The spritz also has the spray bottle component that is comprised of different parts.

 

Formulation full analysis

The Good

Oenothera Biennis (Evening Primrose) Oil is an amazing ingredient for hair care products as it contains anti-inflammatory properties that help fight scalp conditions such as dandruff. The gamma linoleic acid found in Evening Primrose boosts hair regeneration, and nourishing the scalp.  

Aloe Barbadensis (Aloe Vera) Leaf Extract is beneficial for many different skin types, as it’s soothing and serves as an amazing anti-inflammatory. It’s incredibly hydrating due its high-water content and includes many rich antioxidants such as Vitamin A, Vitamin E, and Vitamin C, as well as active enzymes that nourish the skin surface. Many manufacturers find this ingredient particularly useful in large quantities due to its effectiveness as a skin moisturizer, as well as its ability to cool the skin. Not only is this music to a beach-goer’s ears, but those who naturally hold more heat in their skin will benefit from buying skincare products that use Aloe Vera as a core component. 

Olea Europaea (Olive) Leaf Extract has particular shine-enhancing qualities for hair care, as it’s incredibly moisturising and works to hydrate from deep within the hair follicle. It’s packed full of antioxidants and boasting antibacterial properties to protect the scalp and hair follicles.


The Questionable

Ethanol is just another name for alcohol. There’re people on either side of the fence: those who think alcohol is a big no-no as its drying and stripping of your natural oils, and those who think it’s the key to killing all bacteria and ensuring a clean surface for moisture. The truth is, there are different types of alcohol, and what differentiates them is their chemical structure which makes their jobs quite different. Ethanol is a short-chain alcohol (a drying alcohol), known to evaporate quickly. We can see why this ingredient is necessary for styling products like a hair spritz, however the detrimental side is that they wick moisture from hair and skin, causing hair cuticles to roughen up leaving them brittle, exposed, and more likely to frizz. Let’s not forget that these formulas also spray onto the hair follicles, making it a derma-issue too, as ethanol has been shown to cause some serious damage to skin cells.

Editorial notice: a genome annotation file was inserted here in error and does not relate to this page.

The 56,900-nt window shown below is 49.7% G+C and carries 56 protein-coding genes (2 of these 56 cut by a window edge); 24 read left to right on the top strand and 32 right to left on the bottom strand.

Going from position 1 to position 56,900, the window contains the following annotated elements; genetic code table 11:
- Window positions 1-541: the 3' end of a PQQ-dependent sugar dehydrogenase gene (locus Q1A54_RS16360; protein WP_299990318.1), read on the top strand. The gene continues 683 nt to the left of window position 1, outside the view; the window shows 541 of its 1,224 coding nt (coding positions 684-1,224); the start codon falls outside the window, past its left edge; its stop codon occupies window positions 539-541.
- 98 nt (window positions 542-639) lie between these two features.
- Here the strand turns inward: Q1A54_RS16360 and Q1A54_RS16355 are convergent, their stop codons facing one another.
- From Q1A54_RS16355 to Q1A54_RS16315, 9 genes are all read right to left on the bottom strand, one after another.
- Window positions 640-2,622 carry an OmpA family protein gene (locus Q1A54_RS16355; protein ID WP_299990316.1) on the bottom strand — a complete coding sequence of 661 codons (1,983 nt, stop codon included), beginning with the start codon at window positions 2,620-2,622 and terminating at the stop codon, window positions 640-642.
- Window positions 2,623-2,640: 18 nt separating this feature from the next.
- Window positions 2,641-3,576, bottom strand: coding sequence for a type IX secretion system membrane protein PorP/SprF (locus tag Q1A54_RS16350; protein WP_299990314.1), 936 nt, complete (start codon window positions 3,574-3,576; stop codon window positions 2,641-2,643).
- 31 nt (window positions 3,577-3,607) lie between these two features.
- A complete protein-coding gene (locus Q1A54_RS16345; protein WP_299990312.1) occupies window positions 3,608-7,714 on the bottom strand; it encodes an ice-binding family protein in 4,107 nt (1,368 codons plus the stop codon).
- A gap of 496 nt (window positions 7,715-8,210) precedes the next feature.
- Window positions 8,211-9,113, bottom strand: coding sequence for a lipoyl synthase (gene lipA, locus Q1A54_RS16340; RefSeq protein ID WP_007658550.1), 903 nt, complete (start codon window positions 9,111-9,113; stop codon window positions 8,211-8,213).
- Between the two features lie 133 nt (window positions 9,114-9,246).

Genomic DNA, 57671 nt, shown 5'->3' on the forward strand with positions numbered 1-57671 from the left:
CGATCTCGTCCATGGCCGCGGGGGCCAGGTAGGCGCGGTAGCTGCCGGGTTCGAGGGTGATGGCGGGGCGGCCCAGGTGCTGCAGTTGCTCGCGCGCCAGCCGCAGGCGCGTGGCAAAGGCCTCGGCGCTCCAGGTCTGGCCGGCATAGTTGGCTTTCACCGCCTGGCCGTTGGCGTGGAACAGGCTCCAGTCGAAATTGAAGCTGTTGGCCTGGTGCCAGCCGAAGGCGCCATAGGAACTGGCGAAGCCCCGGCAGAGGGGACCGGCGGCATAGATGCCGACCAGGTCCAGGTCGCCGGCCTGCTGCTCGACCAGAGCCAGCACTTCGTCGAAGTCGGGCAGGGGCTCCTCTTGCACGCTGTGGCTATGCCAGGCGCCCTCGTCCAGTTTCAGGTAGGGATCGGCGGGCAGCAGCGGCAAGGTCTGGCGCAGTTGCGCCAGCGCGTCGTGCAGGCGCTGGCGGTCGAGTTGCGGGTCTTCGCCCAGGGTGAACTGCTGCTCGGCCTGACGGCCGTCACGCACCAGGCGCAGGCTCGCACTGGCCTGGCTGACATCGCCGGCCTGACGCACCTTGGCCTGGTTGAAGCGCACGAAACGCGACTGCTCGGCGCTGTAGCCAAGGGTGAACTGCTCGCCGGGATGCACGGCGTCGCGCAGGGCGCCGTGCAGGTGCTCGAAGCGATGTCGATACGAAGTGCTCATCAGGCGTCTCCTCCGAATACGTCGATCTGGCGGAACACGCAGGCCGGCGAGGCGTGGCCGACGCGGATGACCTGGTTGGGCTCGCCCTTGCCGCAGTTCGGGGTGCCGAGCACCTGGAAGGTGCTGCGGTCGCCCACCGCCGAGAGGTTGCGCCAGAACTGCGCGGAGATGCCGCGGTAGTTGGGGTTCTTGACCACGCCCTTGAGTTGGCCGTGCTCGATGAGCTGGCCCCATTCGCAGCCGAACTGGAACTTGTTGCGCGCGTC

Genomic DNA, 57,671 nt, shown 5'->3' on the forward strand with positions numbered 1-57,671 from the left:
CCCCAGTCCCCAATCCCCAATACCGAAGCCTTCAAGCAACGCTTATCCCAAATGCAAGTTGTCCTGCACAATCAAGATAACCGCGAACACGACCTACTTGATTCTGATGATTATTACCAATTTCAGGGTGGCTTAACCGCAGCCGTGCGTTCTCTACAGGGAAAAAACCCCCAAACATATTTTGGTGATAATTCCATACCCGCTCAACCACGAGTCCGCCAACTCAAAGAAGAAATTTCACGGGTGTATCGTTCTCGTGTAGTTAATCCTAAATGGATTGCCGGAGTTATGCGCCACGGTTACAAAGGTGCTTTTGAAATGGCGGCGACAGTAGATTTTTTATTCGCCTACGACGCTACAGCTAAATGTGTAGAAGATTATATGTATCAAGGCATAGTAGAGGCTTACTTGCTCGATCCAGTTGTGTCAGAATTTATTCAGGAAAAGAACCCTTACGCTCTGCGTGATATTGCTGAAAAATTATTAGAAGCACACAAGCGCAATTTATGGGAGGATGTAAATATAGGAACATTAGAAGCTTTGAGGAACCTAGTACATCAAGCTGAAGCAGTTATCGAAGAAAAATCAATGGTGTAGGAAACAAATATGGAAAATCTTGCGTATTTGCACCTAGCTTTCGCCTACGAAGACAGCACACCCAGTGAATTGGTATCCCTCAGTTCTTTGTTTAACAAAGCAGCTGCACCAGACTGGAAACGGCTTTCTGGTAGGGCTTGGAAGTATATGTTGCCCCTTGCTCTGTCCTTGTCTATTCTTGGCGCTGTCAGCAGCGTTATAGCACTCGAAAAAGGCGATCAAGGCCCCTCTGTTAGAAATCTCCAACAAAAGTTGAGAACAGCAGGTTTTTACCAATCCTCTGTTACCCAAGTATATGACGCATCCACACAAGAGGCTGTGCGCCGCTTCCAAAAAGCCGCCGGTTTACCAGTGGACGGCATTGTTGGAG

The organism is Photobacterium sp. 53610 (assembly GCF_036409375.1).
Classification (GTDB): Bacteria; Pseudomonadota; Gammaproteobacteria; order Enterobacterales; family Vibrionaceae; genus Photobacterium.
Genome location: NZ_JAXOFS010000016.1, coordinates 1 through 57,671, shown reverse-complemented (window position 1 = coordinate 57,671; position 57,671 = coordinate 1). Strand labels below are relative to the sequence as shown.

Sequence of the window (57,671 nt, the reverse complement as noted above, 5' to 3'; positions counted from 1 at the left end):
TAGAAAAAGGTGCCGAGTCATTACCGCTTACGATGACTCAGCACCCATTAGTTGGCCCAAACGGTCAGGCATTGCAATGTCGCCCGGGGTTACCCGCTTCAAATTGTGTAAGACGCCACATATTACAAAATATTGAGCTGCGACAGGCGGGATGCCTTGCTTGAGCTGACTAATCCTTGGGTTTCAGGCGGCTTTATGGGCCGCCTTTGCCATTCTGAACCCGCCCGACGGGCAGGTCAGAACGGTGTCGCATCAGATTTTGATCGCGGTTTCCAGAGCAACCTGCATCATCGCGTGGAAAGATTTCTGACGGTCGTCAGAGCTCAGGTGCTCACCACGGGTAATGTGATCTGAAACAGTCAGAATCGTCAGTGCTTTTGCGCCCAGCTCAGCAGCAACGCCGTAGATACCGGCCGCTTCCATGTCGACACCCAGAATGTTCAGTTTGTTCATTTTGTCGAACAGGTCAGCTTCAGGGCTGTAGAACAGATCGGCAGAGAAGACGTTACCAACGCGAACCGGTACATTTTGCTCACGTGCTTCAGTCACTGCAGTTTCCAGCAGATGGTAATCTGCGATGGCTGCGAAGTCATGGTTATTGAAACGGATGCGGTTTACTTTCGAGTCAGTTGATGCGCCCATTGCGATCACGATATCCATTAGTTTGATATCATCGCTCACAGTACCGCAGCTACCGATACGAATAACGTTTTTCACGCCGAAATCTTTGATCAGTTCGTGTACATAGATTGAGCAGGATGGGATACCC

Phenoxyethanol is one of those ingredients we would see right at the bottom of the list of many products, and probably don’t think twice about it… What’s the harm in one little long word in the mix of all these beautiful botanical ingredients? The truth is, this bad boy has been linked to many allergic reactions and skin conditions such as eczema, and toxicity in the nervous system, particularly in infants. The European Union has classed it as an irritant, and Japan has restricted the ingredient. Juxtaposed to this, The Scientific Committee of Consumer Safety (SCCS) has deemed the chemical safe to use as a preservative if concentration does not exceed 1.0%. However, when taking into consideration reapplying the same product, as well as many other products on the bathroom shelf, we may be applying and absorbing more than what we think.

 

Polysorbate 20 is a sugar alcohol in its original form. For its purpose in personal care products, its treated with ethylene oxide. The result used as an emulsifier in cosmetics to help mix water and oil. The issue with any ingredient that is mixed with ethylene oxide is that it can become contaminated with 1,4-dioxane, which is a known animal carcinogen that can penetrate readily into the skin. It’s also been linked to skin allergies